Development of high yield tropical feedstocks and biomass conversion technology for renewable energy production and economic development

Sponsor: U.S. Department of Energy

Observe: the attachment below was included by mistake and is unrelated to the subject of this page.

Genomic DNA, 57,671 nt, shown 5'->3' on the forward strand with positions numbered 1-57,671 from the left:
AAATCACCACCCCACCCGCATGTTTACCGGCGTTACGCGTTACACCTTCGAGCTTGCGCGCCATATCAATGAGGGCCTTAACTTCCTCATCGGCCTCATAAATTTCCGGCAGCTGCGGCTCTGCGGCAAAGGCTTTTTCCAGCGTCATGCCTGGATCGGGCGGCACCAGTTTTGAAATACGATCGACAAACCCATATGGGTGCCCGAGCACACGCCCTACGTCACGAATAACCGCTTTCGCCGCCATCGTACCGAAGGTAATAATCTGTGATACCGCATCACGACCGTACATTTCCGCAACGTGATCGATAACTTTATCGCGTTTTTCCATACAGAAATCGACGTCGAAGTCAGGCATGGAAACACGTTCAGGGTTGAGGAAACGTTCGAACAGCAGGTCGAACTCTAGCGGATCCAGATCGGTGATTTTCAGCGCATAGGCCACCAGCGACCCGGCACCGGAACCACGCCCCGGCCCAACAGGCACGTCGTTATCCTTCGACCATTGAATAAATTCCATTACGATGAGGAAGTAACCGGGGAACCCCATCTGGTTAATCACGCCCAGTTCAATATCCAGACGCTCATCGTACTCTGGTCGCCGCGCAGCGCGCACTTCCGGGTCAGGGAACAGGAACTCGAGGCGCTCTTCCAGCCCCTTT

The focus of this bioenergy project is on tropical feedstocks, primarily C4 grasses, Pennisetum purpureum (Banagrass), Megathyrsus maximus (Guinea grass), and Saccharum officinarum (energy cane) that can perform well in underutilized lands in the state. The project will identify high yielding Napier and Guinea grass varieties found in Hawaii along with selected energy cane varieties, compare their growth and development across a range of well-characterized environments, and identify and generate varieties/cultivars with desirable traits for commercial biofuel production. Furthermore, best management practices for bioenergy crops that maintain soil carbon stocks and increase carbon sequestration with the subsequent decreases in carbon dioxide emission will be assessed. The chemical composition of these crops as suitable lignocellulosic sources will be determined. Another challenge to be addressed by this project is the biochemical conversion of lignocelluloses from these crops into simple sugars that can be fermented into ethanol. New approaches will be tested for its effectiveness to enhance the enzymatic hydrolysis of pretreated biomass. The final research task will be to investigate the potential of thermochemical conversion of C4 grasses into biofuels and bioproducts and the potential of these crops as a high yielding lignocellulosic feedstock for local production of liquid transportation fuels.
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